It seems everyone has a favorite variety. If you love tomatoes, you're in luck. A number of popular varieties of cherry and patio tomatoes don't take up much space and are easily grown in containers. Cherry tomatoes work especially well in small spaces.
Tiny Tim, Small Fry or Patio Pik are compact determinate varieties that produce clusters of cherry tomatoes in about 65 days.
Golden Nugget is a determinate hybrid producing yellow cherry tomatoes. Early Cascade is indeterminate, producing red cherry tomatoes. Both are early producers good for colder regions.
Sweet Million and Sun Gold are sprawling indeterminate types. Sweet Million is a prolific producer of red tomatoes; Sun Gold produces very sweet yellow cherry tomatoes. These are good for a long, warm growing season.
Sweet 100 and Yellow Pear - In hot weather, tomato plants may crack or not set fruit properly. These varieties can handle a bit more heat than most.
Tiny Tim (45 Days) - round, red fruits are approximately ¾" in diameter. Tiny Tim will produce nice cherry tomatoes in a window sill garden or in small pots. The mature plant measures about 1.5' tall.
Yellow Canary (55 Days) produces yellow 1" fruits. This is a dwarf variety that can grow in pots as small as 7" in diameter. It tolerates lower light levels, and is a good choice if your patio doesn’t get as much sun.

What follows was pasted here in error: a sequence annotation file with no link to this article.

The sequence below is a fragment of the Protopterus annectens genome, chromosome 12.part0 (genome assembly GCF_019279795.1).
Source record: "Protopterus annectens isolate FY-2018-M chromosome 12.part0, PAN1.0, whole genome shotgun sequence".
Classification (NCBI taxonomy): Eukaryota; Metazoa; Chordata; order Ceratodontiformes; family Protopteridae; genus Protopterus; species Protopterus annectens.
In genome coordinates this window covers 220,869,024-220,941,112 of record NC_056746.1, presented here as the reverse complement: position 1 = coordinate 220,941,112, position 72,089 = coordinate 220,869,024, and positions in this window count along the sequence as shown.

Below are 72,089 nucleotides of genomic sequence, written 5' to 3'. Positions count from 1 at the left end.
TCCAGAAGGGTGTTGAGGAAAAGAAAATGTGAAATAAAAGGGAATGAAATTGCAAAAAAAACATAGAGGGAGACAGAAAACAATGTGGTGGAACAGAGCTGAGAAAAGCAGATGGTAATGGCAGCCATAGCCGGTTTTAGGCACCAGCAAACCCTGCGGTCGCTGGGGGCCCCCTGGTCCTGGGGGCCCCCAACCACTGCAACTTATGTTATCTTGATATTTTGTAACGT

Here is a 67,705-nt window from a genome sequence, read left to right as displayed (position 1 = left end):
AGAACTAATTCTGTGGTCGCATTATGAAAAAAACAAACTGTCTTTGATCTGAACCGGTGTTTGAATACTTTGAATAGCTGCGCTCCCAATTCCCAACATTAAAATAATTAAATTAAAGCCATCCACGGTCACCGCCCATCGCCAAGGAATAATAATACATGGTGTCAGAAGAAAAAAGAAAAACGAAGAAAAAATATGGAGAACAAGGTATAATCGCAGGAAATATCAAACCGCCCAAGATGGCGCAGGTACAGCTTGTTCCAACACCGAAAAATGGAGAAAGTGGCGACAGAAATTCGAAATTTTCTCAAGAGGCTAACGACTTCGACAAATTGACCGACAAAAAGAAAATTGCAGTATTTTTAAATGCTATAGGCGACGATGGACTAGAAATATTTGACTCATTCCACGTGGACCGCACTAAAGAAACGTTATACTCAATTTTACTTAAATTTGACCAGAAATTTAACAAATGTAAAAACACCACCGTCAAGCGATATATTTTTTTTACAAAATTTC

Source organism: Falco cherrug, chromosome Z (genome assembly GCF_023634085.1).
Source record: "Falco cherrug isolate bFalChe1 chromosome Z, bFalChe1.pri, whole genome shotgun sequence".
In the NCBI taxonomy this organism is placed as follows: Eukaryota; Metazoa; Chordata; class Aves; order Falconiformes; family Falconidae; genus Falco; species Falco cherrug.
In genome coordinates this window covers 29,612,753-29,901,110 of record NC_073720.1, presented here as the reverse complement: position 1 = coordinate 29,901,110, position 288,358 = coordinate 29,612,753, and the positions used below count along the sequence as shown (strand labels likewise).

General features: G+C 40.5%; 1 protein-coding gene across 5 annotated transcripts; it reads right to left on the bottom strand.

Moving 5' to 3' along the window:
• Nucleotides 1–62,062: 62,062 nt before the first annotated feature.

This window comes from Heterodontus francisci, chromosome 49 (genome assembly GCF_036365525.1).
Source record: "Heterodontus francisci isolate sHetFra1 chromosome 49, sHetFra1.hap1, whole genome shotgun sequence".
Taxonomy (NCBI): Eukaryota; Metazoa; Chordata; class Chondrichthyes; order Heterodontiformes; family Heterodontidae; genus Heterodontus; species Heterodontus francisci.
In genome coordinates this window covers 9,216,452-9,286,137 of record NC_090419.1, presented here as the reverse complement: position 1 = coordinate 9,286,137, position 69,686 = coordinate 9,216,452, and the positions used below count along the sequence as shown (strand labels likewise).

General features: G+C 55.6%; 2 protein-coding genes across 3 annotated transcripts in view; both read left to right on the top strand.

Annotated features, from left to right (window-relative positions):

Red Robin (55 Days) has red fruits approximately 1¼" in size. The mature plant measures about 1' high and produces mild-tasting fruit. This plant only needs an 8" pot to produce a bounty of tomatoes.
Elfin (60 Days) is a plant with red fruits approximately 1½ inches long. They're crisp and delicious. One reason this makes a good choice for containers is the lower height of the mature plant.
Sprite (60 Days) produces red, oval-shaped fruits approximately 1" long. This tomato has beautiful, sweet fruit that's very good on its own. Many gardeners like the thin skin on these tomatoes. It produces a high yield at maturity and keeps going until first frost.
Patio F Hybrid (70 Days) has red fruits weighing approximately 3-4 ounces. This small tomato plant works great in containers at least 12" in diameter. The fully mature plant measures about 2' tall and has lush green leaves, along with a bounty of tasty tomatoes.
Totem (70 Days) produces small round, red fruits. Totem tomatoes produce an abundant harvest on a small plant.
Tumbling Tom Hybrid (70 Days) is red or yellow with an approximately 1½-2" diameter, and is an excellent choice for hanging baskets and containers. Several plants can be grown in a 12" pot.
Window Box Roma (70 Days) has 2" red fruits. This variety produces long-lasting fruits with a much longer shelf life than other tomato varieties. It is disease-resistant.
Micro Tom (75-85 Days) is the smallest tomato plant in the world, measuring less than 8" tall at maturity. It has 1" or smaller red fruits and will easily grow in a 4-6" pot on a window sill. It is very productive. Each mature plant will generally yield around two dozen fruits about the size of cherry tomatoes.
The West Coast was my home for 40 years. I now live in Middle Tennessee. I've been a gardener most of my life and have written for several gardening websites. I have a B.A. in European History and an M.A. in Behavioral Science with an emphasis in conflict resolution. I spent a number of years working with victims of domestic violence. I'm passionate about gardening, environmental issues and I love to travel.